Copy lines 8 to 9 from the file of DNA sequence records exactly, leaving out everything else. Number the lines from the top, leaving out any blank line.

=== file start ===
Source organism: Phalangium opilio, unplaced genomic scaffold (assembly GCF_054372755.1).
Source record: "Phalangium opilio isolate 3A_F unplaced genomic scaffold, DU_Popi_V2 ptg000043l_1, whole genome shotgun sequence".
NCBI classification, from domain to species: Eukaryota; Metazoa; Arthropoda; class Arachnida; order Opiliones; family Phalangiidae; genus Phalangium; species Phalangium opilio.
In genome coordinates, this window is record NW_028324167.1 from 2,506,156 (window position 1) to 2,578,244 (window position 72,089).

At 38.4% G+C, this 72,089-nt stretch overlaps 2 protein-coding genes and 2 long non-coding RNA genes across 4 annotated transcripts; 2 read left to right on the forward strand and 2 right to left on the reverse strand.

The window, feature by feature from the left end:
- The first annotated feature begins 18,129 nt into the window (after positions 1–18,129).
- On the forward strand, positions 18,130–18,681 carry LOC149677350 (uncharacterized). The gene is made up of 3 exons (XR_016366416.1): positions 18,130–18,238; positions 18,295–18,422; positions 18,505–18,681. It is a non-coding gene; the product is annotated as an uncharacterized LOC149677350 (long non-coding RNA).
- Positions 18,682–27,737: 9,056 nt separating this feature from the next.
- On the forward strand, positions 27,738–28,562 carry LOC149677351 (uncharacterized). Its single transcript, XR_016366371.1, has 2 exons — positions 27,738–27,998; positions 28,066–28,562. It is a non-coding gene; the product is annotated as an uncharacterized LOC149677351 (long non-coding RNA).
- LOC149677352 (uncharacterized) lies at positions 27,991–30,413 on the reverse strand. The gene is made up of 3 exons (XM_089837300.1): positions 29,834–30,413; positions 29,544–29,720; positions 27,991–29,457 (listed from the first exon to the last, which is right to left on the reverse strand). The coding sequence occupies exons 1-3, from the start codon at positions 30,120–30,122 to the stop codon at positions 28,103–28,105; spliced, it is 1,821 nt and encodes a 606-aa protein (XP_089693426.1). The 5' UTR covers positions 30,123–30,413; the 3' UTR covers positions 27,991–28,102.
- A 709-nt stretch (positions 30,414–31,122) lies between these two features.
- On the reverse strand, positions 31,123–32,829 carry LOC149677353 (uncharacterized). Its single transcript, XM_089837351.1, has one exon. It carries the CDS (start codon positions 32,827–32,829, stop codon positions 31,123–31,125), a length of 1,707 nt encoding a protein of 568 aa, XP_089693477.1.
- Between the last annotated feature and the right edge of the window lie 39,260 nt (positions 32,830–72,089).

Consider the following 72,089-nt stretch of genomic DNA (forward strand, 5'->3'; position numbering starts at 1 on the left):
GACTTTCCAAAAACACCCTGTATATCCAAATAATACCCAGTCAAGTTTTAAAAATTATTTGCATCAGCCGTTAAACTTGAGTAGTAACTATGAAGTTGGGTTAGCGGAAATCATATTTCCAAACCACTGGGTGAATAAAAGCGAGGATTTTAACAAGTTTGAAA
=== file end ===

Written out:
- On the forward strand, positions 18,130–18,681 carry LOC149677350 (uncharacterized). The gene is made up of 3 exons (XR_016366416.1): positions 18,130–18,238; positions 18,295–18,422; positions 18,505–18,681. It is a non-coding gene; the product is annotated as an uncharacterized LOC149677350 (long non-coding RNA).
- Positions 18,682–27,737: 9,056 nt separating this feature from the next.